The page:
The Dangers Of Household Garbage

Household Garbage

Reducing the hazardous waste in America’s landfills starts at
home. Millions of households are producing billions of pounds
of solid waste. Products used every day in our homes leach
hazardous chemicals after entering landfills. There are a
number of simple steps that average consumer can take to limit
the damage that many of these toxic materials are doing to the
environment.

The garbage situation has become a big concern in cities all
around the country and not only is this a political issue, but
it is also a problem that has caught the attention of the
general population. We all realize there is a growing problem
but nobody likes to admit that their garbage is contributing to
the problem.

Many municipalities have already started a recycling program to
deal with the growing mountains of paper, plastic, glass, etc.
Although it takes a bit of effort on the part of the public to
sort and separate their garbage, people are now beginning to
realize that the future of our environment is at stake.

One household product that is causing a problem these days is
throwaway batteries. Each year, Americans throw away 84.000 tons
of alkaline batteries. These AA, C and D cells that power
electronic toys and games, portable audio equipment and a wide
range of other gadgets comprise 20% of the household hazardous
materials present around the country in America’s landfills.

When a battery in one of the products we use fails, we simply run
out and buy a replacement. The dead battery ends up in the garbage
and no one thinks about where it goes and what happens to it after
the garbage is picked up.

Sealed inside these alkaline cells are harmful materials which are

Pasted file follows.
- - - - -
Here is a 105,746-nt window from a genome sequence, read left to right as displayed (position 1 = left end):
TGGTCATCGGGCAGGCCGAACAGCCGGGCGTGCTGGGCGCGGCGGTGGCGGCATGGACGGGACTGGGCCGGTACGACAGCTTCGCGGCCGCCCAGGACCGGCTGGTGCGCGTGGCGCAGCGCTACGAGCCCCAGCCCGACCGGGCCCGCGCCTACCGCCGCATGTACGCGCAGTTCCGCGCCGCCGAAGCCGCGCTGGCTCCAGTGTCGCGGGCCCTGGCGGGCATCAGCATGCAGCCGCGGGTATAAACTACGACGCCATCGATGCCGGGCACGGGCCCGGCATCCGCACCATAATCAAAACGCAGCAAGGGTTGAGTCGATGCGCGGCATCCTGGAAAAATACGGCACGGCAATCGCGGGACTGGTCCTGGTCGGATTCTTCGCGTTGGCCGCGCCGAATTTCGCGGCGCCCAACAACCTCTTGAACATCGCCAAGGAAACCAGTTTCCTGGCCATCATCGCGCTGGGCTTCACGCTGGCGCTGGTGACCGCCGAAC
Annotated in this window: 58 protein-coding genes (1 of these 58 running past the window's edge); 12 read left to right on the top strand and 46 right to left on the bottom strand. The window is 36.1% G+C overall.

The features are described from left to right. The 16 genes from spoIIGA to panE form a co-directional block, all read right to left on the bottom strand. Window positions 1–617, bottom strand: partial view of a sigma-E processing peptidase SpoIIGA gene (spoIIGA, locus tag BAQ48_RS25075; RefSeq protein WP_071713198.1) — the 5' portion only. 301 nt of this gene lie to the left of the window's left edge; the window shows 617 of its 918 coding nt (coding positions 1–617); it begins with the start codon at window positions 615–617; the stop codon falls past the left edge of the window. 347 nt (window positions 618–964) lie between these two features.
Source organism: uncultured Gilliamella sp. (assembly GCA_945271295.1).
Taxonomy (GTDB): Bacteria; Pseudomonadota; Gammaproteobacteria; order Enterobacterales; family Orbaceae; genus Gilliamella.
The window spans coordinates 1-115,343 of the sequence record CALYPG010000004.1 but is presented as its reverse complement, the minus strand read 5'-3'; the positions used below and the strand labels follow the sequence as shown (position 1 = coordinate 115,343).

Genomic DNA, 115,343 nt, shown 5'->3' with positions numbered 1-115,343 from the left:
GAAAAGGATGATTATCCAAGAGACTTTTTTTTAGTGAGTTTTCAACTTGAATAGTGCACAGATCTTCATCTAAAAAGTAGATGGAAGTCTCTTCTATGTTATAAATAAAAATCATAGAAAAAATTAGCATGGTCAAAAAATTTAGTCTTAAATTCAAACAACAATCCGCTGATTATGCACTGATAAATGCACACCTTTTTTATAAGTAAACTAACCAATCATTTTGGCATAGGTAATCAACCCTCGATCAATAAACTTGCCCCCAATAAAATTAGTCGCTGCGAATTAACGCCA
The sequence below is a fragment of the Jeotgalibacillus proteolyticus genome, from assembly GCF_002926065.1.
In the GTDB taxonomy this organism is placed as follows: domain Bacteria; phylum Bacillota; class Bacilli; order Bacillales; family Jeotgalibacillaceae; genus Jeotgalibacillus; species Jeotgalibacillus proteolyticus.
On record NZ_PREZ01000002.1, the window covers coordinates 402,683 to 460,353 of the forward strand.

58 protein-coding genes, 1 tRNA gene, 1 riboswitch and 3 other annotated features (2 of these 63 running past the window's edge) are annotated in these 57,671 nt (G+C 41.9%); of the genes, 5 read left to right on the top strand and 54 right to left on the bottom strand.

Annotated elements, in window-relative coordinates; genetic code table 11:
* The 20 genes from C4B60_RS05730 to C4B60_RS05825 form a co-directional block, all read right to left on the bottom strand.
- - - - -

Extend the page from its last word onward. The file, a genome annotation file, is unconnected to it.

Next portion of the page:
not encountered by consumers during normal use. However, when the
batteries enter a landfill, the casings can be crushed, or can
easily degrade, which causes mercury and other toxins to leach into
the environment.

The problem of batteries in landfills is one of the easiest to
solve. Using rechargeable power can significantly reduce the number
of batteries which end up in landfills. Rechargeable batteries can
be used again and again, up to 1,000 times. One rechargeable cell
can replace up to 300 throwaway batteries, keeping the landfill free
not only from the batteries themselves, but also from the paper and
plastic materials that are used to package them.

There are a number of manufacturers in the country today who deal in
rechargeable products and some of them have a number of programs
already in place to ensure that rechargeable batteries never enter a
landfill at all. For example, one of the largest manufacturers of
rechargeable products is now offering a lifetime replacement guarantee
on all round cells. If the product ever fails to accept or hold a
charge, the company will promptly replace it and recycle the used cell.

If you have an environmental agency in your area, you might like to
work on this issue with them, or perhaps they already have a program
set up to dispose of used batteries. As a concerned citizen, your
suggestions and input will be invaluable to them as they attempt to
come up with some solutions.

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